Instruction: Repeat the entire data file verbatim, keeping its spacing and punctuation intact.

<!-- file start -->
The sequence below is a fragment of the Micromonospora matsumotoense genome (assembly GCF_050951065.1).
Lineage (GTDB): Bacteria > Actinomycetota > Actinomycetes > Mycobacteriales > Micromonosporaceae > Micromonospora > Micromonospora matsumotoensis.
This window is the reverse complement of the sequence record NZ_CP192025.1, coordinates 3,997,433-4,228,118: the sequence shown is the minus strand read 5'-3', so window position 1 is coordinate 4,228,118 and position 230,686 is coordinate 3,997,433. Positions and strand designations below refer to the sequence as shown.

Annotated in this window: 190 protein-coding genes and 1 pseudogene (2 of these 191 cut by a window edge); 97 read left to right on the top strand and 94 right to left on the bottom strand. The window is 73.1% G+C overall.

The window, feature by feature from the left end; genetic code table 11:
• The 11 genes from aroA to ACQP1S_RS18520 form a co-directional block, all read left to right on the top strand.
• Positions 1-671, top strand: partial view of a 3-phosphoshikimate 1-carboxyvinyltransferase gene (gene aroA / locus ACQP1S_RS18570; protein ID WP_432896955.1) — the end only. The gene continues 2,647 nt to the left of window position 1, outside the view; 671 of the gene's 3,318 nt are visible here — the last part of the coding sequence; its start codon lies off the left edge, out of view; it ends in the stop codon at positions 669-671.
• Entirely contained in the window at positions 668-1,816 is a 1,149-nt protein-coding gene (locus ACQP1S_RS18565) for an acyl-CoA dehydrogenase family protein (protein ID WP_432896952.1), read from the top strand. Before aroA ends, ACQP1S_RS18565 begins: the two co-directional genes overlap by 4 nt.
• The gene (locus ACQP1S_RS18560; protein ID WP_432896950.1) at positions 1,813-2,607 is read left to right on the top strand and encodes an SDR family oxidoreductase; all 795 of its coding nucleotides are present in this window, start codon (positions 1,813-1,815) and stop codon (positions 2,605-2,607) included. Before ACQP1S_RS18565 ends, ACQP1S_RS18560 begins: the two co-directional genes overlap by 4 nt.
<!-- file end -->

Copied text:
The sequence below is a fragment of the Micromonospora matsumotoense genome (assembly GCF_050951065.1).
Lineage (GTDB): Bacteria > Actinomycetota > Actinomycetes > Mycobacteriales > Micromonosporaceae > Micromonospora > Micromonospora matsumotoensis.
This window is the reverse complement of the sequence record NZ_CP192025.1, coordinates 3,997,433-4,228,118: the sequence shown is the minus strand read 5'-3', so window position 1 is coordinate 4,228,118 and position 230,686 is coordinate 3,997,433. Positions and strand designations below refer to the sequence as shown.

Annotated in this window: 190 protein-coding genes and 1 pseudogene (2 of these 191 cut by a window edge); 97 read left to right on the top strand and 94 right to left on the bottom strand. The window is 73.1% G+C overall.

The window, feature by feature from the left end; genetic code table 11:
• The 11 genes from aroA to ACQP1S_RS18520 form a co-directional block, all read left to right on the top strand.
• Positions 1-671, top strand: partial view of a 3-phosphoshikimate 1-carboxyvinyltransferase gene (gene aroA / locus ACQP1S_RS18570; protein ID WP_432896955.1) — the end only. The gene continues 2,647 nt to the left of window position 1, outside the view; 671 of the gene's 3,318 nt are visible here — the last part of the coding sequence; its start codon lies off the left edge, out of view; it ends in the stop codon at positions 669-671.
• Entirely contained in the window at positions 668-1,816 is a 1,149-nt protein-coding gene (locus ACQP1S_RS18565) for an acyl-CoA dehydrogenase family protein (protein ID WP_432896952.1), read from the top strand. Before aroA ends, ACQP1S_RS18565 begins: the two co-directional genes overlap by 4 nt.
• The gene (locus ACQP1S_RS18560; protein ID WP_432896950.1) at positions 1,813-2,607 is read left to right on the top strand and encodes an SDR family oxidoreductase; all 795 of its coding nucleotides are present in this window, start codon (positions 1,813-1,815) and stop codon (positions 2,605-2,607) included. Before ACQP1S_RS18565 ends, ACQP1S_RS18560 begins: the two co-directional genes overlap by 4 nt.